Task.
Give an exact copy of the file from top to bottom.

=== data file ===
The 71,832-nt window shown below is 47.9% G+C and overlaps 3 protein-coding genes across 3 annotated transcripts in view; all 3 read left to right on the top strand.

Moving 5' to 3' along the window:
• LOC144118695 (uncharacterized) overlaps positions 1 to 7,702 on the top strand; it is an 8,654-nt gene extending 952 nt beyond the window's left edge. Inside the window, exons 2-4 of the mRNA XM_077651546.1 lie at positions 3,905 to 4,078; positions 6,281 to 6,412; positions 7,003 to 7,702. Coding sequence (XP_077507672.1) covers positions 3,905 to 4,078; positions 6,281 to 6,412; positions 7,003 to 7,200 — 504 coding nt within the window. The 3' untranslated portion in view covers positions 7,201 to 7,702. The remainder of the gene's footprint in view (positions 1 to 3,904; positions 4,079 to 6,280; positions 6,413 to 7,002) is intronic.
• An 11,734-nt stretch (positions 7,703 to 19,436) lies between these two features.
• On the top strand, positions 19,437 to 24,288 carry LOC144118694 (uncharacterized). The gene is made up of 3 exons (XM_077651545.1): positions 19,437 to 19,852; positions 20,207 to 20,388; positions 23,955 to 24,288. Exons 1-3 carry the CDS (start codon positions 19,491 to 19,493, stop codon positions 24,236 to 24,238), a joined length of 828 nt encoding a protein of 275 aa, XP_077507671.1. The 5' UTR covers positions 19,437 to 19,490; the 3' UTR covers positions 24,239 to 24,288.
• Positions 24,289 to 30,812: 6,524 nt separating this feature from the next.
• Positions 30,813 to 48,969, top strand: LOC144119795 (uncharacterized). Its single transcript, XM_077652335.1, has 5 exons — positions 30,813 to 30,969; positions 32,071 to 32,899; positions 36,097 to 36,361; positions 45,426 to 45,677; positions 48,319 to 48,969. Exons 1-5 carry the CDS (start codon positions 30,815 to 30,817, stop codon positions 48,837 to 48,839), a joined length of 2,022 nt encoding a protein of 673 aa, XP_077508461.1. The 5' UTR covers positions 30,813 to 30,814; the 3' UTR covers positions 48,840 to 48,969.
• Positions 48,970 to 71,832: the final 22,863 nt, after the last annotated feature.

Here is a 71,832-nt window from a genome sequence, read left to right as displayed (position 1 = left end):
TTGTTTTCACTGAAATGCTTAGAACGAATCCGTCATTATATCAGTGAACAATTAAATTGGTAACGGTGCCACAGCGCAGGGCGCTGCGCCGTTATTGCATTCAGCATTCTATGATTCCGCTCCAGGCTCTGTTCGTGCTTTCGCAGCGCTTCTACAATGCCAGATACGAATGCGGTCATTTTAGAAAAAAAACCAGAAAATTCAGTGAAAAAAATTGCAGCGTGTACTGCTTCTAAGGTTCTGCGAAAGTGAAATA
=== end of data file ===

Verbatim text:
The 71,832-nt window shown below is 47.9% G+C and overlaps 3 protein-coding genes across 3 annotated transcripts in view; all 3 read left to right on the top strand.

Moving 5' to 3' along the window:
• LOC144118695 (uncharacterized) overlaps positions 1 to 7,702 on the top strand; it is an 8,654-nt gene extending 952 nt beyond the window's left edge. Inside the window, exons 2-4 of the mRNA XM_077651546.1 lie at positions 3,905 to 4,078; positions 6,281 to 6,412; positions 7,003 to 7,702. Coding sequence (XP_077507672.1) covers positions 3,905 to 4,078; positions 6,281 to 6,412; positions 7,003 to 7,200 — 504 coding nt within the window. The 3' untranslated portion in view covers positions 7,201 to 7,702. The remainder of the gene's footprint in view (positions 1 to 3,904; positions 4,079 to 6,280; positions 6,413 to 7,002) is intronic.
• An 11,734-nt stretch (positions 7,703 to 19,436) lies between these two features.
• On the top strand, positions 19,437 to 24,288 carry LOC144118694 (uncharacterized). The gene is made up of 3 exons (XM_077651545.1): positions 19,437 to 19,852; positions 20,207 to 20,388; positions 23,955 to 24,288. Exons 1-3 carry the CDS (start codon positions 19,491 to 19,493, stop codon positions 24,236 to 24,238), a joined length of 828 nt encoding a protein of 275 aa, XP_077507671.1. The 5' UTR covers positions 19,437 to 19,490; the 3' UTR covers positions 24,239 to 24,288.
• Positions 24,289 to 30,812: 6,524 nt separating this feature from the next.
• Positions 30,813 to 48,969, top strand: LOC144119795 (uncharacterized). Its single transcript, XM_077652335.1, has 5 exons — positions 30,813 to 30,969; positions 32,071 to 32,899; positions 36,097 to 36,361; positions 45,426 to 45,677; positions 48,319 to 48,969. Exons 1-5 carry the CDS (start codon positions 30,815 to 30,817, stop codon positions 48,837 to 48,839), a joined length of 2,022 nt encoding a protein of 673 aa, XP_077508461.1. The 5' UTR covers positions 30,813 to 30,814; the 3' UTR covers positions 48,840 to 48,969.
• Positions 48,970 to 71,832: the final 22,863 nt, after the last annotated feature.

Here is a 71,832-nt window from a genome sequence, read left to right as displayed (position 1 = left end):
TTGTTTTCACTGAAATGCTTAGAACGAATCCGTCATTATATCAGTGAACAATTAAATTGGTAACGGTGCCACAGCGCAGGGCGCTGCGCCGTTATTGCATTCAGCATTCTATGATTCCGCTCCAGGCTCTGTTCGTGCTTTCGCAGCGCTTCTACAATGCCAGATACGAATGCGGTCATTTTAGAAAAAAAACCAGAAAATTCAGTGAAAAAAATTGCAGCGTGTACTGCTTCTAAGGTTCTGCGAAAGTGAAATA